* * *
I prayed to Puo Puo. I asked, when she’s ready, to give me a sign when she had reached the realm of the Dead safely, and have reconnected with the others.
A bird, please, I asked. My Gong Gong and Yeh Yeh appeared as rare/contextually unlikely birds when they reached the Otherside.
* * *
Puo Puo was an efficient traveller, or perhaps it was her psychopomp? A few days later, the bird sign arrived in my yard. I was washing the dishes, looking out of the kitchen window. So many memories of when I was young watching Puo Puo as she washed dishes, particularly how she washed chopsticks, rolling them between her hands, me enjoying the distinct sound of chopsticks rubbing together.
A small bird with a black head and blue cap, yellow neck, black belly, with sides warm, golden yellow with black stripes, and brown wings. A bird I have never seen before in the west coast of Canada. I ran to my Birds of the World identification book, and took my time to pore over each page, looking for the image of the bird that had just visited. It took me nearly an hour to locate the bird in the book. A Gurney’s Pitta. An endangered bird only found in Myanmar and Thailand!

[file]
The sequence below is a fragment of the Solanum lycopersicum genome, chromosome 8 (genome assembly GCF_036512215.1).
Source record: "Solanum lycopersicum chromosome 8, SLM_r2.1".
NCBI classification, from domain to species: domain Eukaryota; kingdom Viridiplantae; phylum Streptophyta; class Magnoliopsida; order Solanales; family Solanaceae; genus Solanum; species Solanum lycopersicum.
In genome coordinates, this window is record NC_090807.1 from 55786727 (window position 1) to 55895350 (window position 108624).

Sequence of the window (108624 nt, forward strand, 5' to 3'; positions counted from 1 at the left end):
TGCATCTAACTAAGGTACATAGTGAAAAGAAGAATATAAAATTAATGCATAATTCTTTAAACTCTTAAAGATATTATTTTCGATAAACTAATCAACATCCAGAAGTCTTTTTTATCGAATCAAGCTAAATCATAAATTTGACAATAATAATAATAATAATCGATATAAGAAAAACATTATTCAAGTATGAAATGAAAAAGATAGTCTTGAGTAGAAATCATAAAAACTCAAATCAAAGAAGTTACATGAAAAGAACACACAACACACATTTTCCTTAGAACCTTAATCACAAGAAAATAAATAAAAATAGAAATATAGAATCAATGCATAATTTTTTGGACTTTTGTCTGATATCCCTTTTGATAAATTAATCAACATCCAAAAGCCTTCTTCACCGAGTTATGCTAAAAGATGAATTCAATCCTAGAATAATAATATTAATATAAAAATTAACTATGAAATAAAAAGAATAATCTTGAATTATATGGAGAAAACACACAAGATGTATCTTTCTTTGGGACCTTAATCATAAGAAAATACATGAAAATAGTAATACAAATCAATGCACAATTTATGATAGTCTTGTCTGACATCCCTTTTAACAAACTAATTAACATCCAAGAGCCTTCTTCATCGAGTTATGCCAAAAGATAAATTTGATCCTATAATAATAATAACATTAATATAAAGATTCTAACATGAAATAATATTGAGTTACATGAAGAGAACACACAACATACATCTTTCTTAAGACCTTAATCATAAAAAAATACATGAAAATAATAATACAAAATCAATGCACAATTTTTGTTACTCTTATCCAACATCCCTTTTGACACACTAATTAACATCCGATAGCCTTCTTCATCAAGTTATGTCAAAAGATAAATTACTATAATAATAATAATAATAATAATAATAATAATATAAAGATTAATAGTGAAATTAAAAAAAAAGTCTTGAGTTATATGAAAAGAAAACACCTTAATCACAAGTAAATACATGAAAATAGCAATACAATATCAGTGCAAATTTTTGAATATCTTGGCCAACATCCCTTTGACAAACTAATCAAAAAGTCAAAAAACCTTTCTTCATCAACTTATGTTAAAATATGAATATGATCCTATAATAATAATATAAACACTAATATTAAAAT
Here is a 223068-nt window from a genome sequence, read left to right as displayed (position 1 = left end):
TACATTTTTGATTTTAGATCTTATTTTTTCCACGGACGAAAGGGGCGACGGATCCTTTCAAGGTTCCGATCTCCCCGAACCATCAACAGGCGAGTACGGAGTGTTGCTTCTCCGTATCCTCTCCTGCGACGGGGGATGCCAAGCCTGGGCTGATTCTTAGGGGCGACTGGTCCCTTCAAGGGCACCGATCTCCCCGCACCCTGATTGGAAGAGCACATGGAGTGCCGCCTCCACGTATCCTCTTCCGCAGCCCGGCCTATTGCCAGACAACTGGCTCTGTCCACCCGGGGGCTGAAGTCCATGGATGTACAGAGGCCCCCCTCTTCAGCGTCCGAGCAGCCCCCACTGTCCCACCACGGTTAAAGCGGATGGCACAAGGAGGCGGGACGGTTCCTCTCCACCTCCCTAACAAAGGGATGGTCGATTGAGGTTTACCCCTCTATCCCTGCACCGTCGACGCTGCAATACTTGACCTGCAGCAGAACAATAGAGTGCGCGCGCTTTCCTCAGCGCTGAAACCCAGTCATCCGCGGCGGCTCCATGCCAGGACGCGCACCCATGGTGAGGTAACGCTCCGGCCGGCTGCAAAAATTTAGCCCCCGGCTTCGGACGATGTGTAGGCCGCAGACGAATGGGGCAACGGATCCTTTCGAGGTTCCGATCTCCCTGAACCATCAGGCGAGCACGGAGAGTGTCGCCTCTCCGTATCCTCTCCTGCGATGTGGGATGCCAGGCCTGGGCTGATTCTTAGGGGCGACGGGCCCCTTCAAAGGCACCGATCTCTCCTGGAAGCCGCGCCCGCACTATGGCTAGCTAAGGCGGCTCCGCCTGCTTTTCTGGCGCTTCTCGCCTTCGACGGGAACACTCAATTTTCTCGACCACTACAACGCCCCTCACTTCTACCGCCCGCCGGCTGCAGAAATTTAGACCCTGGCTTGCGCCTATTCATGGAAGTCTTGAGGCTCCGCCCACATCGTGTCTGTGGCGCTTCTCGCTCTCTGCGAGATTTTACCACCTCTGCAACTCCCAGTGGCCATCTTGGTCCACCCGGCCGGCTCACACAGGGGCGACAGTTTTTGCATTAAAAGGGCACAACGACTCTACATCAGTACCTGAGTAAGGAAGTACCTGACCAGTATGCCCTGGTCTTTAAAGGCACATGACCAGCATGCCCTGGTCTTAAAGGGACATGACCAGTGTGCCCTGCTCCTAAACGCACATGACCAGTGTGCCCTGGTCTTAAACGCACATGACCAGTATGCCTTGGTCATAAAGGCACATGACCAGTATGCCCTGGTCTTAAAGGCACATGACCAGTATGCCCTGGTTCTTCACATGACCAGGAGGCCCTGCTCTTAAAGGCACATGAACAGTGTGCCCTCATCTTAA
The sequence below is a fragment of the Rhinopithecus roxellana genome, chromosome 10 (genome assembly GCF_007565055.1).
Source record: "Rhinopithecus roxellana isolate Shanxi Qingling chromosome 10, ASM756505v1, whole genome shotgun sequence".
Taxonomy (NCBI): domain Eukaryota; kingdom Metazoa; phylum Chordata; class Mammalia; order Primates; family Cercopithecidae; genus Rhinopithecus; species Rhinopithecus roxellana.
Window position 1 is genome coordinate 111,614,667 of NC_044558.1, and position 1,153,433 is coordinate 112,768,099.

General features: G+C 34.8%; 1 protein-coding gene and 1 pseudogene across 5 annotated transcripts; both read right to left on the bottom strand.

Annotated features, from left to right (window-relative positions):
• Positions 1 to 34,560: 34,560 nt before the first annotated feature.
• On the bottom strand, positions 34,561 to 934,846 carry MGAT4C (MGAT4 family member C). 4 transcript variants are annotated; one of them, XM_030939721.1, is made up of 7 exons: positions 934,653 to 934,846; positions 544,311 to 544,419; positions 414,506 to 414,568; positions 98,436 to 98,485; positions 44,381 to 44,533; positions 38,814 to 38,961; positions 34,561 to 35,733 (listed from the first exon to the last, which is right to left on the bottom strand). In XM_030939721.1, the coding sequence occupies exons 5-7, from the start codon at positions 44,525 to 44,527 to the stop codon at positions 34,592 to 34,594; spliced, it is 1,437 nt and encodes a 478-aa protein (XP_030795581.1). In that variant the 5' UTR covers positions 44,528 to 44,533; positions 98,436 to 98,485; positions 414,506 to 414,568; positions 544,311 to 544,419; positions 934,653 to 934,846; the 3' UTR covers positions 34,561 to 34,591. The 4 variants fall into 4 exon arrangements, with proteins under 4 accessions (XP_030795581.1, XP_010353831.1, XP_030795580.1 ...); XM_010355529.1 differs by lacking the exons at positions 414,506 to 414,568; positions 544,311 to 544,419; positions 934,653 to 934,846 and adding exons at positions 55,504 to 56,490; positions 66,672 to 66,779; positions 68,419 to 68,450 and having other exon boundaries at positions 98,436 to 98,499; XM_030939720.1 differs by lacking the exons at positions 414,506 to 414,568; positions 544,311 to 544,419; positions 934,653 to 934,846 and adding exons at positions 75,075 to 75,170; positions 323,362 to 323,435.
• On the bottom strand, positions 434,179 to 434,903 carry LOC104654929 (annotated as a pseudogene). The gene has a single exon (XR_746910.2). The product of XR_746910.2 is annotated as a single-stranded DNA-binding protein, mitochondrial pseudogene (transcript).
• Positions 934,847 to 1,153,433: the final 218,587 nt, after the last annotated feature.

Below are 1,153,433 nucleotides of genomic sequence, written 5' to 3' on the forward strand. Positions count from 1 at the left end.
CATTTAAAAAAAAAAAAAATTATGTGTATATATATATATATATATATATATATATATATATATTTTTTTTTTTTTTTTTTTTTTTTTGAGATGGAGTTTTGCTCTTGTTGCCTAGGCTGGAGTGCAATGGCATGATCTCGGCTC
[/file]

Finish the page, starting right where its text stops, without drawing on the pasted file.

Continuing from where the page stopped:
I noted it quietly and later that day, I mentioned this to my partner, when we happened to both be in the kitchen. As I shared about Puo Puo’s visitation, and as he raised his eyebrows in scepticism, the Pitta arrived again in the yard.
* * *